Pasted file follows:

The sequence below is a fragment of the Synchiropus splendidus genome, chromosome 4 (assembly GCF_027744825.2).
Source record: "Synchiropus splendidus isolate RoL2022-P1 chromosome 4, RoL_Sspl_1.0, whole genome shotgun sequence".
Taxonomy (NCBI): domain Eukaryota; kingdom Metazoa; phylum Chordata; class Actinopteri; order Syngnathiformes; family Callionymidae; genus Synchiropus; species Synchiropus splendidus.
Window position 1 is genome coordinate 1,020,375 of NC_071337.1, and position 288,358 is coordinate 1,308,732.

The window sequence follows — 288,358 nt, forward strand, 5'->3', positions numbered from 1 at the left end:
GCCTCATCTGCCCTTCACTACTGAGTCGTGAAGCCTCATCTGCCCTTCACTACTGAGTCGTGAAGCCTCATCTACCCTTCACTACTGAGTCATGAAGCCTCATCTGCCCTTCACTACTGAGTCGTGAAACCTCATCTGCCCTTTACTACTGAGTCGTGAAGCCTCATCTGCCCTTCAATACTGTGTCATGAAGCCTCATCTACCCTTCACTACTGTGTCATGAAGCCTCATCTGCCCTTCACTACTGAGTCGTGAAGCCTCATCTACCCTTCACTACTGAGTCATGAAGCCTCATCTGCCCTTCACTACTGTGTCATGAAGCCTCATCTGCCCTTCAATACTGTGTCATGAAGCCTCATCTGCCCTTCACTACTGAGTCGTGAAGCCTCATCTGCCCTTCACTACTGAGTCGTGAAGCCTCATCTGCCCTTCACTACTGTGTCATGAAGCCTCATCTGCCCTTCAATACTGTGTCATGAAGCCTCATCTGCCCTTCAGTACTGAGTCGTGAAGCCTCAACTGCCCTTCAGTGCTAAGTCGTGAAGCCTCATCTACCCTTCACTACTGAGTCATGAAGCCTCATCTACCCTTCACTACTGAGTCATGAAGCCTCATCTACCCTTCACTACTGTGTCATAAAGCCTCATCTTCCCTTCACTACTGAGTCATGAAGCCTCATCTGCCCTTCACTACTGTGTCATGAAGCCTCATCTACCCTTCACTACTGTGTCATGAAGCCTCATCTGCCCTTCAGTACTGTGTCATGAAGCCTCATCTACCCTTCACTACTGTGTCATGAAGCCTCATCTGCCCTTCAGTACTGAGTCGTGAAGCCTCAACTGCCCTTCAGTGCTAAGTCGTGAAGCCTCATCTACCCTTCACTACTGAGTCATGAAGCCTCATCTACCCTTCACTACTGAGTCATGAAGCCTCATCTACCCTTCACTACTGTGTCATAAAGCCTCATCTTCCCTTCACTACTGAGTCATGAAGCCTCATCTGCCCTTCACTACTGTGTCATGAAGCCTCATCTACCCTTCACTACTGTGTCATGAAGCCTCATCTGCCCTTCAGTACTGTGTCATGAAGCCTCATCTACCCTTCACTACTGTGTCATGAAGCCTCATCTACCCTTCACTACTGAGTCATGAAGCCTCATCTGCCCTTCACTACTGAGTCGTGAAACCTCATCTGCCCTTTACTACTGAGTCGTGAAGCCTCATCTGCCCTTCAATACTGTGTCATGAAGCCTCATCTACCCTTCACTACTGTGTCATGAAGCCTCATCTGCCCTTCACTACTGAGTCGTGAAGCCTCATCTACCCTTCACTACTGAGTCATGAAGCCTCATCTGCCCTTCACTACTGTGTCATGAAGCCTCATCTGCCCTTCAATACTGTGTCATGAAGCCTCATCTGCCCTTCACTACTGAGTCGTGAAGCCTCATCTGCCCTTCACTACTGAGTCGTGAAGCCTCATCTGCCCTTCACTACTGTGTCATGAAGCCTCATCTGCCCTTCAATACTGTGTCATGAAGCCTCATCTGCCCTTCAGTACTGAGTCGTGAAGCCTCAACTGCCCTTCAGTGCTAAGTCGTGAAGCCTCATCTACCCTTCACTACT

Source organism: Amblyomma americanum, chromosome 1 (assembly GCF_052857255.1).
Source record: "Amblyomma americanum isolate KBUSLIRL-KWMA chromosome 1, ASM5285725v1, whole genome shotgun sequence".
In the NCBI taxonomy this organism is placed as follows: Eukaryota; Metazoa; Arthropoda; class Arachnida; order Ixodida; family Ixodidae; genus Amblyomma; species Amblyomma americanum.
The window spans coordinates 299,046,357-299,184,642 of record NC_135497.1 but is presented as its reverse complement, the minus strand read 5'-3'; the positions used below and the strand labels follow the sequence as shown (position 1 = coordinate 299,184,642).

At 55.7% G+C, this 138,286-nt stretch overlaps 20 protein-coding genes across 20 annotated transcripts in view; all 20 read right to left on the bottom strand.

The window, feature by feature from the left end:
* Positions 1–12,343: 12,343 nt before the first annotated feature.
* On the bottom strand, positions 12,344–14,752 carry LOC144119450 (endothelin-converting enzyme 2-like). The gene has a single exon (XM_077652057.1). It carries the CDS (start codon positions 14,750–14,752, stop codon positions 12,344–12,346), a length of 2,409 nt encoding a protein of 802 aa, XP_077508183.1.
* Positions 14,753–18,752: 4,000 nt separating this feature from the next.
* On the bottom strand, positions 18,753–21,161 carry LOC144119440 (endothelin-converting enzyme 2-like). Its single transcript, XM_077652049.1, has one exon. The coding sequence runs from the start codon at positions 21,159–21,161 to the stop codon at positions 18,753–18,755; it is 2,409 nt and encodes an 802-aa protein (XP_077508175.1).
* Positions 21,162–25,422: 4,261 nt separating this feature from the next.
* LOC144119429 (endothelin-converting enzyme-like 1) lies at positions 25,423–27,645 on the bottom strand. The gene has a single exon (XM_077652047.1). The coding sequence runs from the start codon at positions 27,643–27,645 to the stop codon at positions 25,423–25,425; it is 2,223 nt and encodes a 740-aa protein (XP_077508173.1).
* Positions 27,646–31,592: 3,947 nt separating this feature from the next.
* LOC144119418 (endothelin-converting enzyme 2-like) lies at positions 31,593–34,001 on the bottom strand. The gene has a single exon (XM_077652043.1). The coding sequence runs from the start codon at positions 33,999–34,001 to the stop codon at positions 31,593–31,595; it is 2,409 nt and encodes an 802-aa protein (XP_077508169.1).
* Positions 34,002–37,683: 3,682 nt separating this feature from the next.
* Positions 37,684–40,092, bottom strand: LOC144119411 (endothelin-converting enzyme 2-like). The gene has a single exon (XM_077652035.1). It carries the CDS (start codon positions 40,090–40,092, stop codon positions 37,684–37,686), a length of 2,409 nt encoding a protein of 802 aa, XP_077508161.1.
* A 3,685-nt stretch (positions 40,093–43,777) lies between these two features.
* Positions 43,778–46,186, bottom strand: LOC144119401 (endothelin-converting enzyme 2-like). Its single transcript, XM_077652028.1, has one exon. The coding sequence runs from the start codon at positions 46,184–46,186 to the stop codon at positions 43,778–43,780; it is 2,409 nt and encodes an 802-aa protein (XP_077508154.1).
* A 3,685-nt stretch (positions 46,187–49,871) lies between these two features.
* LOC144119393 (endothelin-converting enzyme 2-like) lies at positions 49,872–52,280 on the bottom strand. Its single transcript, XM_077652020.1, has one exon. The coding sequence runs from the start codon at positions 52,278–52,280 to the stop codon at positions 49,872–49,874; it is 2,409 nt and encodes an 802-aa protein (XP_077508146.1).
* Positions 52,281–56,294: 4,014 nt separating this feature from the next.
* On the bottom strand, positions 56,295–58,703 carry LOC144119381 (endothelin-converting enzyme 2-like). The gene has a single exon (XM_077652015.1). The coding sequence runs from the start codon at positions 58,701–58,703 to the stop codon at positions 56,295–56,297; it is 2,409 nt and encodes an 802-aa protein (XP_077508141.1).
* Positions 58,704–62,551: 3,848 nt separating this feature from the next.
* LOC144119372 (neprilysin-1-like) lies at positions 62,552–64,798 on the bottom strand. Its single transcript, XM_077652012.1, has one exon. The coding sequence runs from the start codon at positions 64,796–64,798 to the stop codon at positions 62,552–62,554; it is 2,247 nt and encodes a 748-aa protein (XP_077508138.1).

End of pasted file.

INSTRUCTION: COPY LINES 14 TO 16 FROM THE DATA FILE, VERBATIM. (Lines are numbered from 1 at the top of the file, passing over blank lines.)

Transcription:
* On the bottom strand, positions 12,344–14,752 carry LOC144119450 (endothelin-converting enzyme 2-like). The gene has a single exon (XM_077652057.1). It carries the CDS (start codon positions 14,750–14,752, stop codon positions 12,344–12,346), a length of 2,409 nt encoding a protein of 802 aa, XP_077508183.1.
* Positions 14,753–18,752: 4,000 nt separating this feature from the next.
* On the bottom strand, positions 18,753–21,161 carry LOC144119440 (endothelin-converting enzyme 2-like). Its single transcript, XM_077652049.1, has one exon. The coding sequence runs from the start codon at positions 21,159–21,161 to the stop codon at positions 18,753–18,755; it is 2,409 nt and encodes an 802-aa protein (XP_077508175.1).